As with all theories that attempt to explain everything and end up explaining little, Said’s suffers from the added vice of being dangerous. “I delivered a paper at the American Enterprise Institute two weeks ago on Robert Conquest,” Mr. Warraq said. “I talked about Foucault. He made a complete ass of himself and he refused to retract anything he said when he endorsed the revolution in Iran. He was very much pro-Khomeini. When secularists wrote to him, he dismissed them as inauthentic because they were too Westernized!”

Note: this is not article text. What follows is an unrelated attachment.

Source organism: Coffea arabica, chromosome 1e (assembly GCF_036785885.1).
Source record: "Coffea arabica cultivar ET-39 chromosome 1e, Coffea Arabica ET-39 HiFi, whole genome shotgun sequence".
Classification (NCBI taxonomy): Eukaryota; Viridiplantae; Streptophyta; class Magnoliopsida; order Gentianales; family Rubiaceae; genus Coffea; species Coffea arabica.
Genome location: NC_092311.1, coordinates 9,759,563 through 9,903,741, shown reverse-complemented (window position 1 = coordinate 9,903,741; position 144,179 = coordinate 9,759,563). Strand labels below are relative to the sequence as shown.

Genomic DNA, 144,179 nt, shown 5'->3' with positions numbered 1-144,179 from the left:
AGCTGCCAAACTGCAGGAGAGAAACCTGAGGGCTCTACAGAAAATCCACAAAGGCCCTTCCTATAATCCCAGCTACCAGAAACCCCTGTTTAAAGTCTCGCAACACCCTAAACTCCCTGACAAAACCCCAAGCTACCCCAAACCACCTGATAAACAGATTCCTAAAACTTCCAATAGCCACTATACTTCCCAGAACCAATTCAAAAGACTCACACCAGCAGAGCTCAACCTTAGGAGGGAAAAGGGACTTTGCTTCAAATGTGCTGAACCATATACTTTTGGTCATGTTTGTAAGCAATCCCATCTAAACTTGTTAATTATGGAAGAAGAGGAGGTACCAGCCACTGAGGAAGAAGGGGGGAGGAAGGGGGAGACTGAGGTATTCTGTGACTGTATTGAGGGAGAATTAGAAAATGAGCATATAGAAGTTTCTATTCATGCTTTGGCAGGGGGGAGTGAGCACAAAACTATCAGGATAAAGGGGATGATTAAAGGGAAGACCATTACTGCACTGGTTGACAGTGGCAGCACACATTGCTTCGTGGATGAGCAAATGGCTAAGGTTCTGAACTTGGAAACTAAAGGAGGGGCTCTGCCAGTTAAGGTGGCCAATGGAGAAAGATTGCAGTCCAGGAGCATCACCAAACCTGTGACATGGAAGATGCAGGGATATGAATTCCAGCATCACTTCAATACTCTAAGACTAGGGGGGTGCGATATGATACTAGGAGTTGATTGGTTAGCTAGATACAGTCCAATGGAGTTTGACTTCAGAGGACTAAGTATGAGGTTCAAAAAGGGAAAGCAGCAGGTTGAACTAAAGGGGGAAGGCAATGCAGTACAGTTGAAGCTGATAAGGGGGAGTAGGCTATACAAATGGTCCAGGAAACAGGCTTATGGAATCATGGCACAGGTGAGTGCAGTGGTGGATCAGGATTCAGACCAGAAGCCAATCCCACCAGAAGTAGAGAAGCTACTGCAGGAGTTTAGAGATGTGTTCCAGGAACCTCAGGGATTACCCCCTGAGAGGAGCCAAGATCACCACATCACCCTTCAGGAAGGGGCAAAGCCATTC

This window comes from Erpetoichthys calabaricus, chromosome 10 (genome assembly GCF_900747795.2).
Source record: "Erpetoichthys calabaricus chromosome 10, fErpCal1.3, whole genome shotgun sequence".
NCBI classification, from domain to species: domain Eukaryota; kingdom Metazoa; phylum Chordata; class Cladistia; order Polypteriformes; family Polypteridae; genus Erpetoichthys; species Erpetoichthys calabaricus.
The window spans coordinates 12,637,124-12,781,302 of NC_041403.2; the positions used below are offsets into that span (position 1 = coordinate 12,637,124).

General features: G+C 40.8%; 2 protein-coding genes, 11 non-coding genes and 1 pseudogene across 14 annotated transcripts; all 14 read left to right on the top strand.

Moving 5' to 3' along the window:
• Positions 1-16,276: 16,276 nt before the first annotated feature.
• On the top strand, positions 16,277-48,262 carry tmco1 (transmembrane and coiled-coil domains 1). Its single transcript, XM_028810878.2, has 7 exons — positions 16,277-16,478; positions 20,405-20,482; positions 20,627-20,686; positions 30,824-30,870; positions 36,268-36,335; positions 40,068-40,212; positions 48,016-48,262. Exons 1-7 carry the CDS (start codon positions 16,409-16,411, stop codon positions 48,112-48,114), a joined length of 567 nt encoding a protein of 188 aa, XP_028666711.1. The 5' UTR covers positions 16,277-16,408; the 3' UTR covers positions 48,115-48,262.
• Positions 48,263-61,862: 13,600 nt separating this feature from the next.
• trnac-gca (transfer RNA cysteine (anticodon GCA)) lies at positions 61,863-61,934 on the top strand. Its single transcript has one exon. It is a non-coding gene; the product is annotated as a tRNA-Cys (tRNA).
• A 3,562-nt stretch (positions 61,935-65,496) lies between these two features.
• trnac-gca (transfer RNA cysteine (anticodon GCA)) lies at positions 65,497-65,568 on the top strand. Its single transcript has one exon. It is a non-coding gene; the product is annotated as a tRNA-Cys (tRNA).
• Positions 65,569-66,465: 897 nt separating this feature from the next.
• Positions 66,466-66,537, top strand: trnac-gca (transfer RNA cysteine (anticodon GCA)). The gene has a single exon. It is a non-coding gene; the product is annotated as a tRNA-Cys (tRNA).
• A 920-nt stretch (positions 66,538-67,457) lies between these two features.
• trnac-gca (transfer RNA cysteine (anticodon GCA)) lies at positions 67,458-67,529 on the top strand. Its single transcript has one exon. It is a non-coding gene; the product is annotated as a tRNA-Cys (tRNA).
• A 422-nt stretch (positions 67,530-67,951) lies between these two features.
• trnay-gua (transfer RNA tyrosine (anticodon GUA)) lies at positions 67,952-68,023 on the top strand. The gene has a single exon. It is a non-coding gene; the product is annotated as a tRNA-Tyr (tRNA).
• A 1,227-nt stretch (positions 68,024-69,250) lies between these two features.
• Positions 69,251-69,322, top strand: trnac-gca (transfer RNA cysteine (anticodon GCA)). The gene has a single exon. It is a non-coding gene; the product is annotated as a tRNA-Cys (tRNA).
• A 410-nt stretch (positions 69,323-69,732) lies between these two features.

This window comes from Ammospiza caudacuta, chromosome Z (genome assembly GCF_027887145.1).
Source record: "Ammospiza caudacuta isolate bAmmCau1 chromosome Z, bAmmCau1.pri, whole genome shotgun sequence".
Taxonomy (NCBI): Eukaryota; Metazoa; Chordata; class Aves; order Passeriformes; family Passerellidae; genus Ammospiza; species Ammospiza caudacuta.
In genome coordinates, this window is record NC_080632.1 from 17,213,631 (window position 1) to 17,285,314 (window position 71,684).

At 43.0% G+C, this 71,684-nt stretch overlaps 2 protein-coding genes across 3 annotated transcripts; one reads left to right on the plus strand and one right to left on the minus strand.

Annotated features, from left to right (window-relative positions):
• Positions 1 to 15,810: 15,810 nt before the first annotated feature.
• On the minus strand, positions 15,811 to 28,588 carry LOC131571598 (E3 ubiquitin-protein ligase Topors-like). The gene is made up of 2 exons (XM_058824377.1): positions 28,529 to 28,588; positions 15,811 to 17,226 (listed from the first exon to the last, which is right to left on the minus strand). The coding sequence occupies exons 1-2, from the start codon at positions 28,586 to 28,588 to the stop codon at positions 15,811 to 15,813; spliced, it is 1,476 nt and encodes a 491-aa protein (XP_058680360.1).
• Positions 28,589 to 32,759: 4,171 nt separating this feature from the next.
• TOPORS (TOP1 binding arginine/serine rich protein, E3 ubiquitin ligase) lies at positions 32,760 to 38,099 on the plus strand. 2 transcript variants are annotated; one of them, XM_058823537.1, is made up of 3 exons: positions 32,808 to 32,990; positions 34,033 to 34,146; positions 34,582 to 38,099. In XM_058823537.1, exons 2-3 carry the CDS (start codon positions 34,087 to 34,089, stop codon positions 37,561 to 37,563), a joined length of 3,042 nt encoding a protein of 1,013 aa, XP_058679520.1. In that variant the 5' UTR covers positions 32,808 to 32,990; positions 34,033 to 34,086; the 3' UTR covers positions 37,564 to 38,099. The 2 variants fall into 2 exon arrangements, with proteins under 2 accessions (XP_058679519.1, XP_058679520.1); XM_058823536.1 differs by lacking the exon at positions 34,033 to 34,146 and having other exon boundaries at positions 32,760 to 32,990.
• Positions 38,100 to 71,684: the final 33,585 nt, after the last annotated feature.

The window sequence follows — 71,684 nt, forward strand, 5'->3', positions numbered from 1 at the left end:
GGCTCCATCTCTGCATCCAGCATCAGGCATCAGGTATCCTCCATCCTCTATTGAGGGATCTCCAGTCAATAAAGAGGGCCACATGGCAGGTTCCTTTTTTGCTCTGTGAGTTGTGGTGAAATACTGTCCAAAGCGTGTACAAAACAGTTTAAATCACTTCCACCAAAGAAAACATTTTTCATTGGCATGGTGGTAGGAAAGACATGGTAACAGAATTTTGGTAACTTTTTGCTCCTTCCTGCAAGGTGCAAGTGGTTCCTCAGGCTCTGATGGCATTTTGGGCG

Mr. Warraq’s esteem for Conquest, the premier truth teller of Stalinism, comports neatly with his defense of what he terms the three pillars of Western thought: rationalism, self-criticism, and universalism. By Orientalism’s lights, these are mere masquerades for prejudice, hubris, and condescension — ironically, the very faults Mr. Warraq ascribes to Said and his epigones, particularly when it comes to such an urgent question as Kurdish autonomy in Iraq. “Anybody who wants to modernize must be a stooge of the imperialists,” Mr. Warraq said, paraphrasing their worldview. “Anyone who thinks rationally is suspect. Foucault once said, ‘[Iranians] have a different regime of truth than ours.’ This is cultural relativism gone berserk. If anything is ‘Orientalist’ in the pejorative sense, it is that.”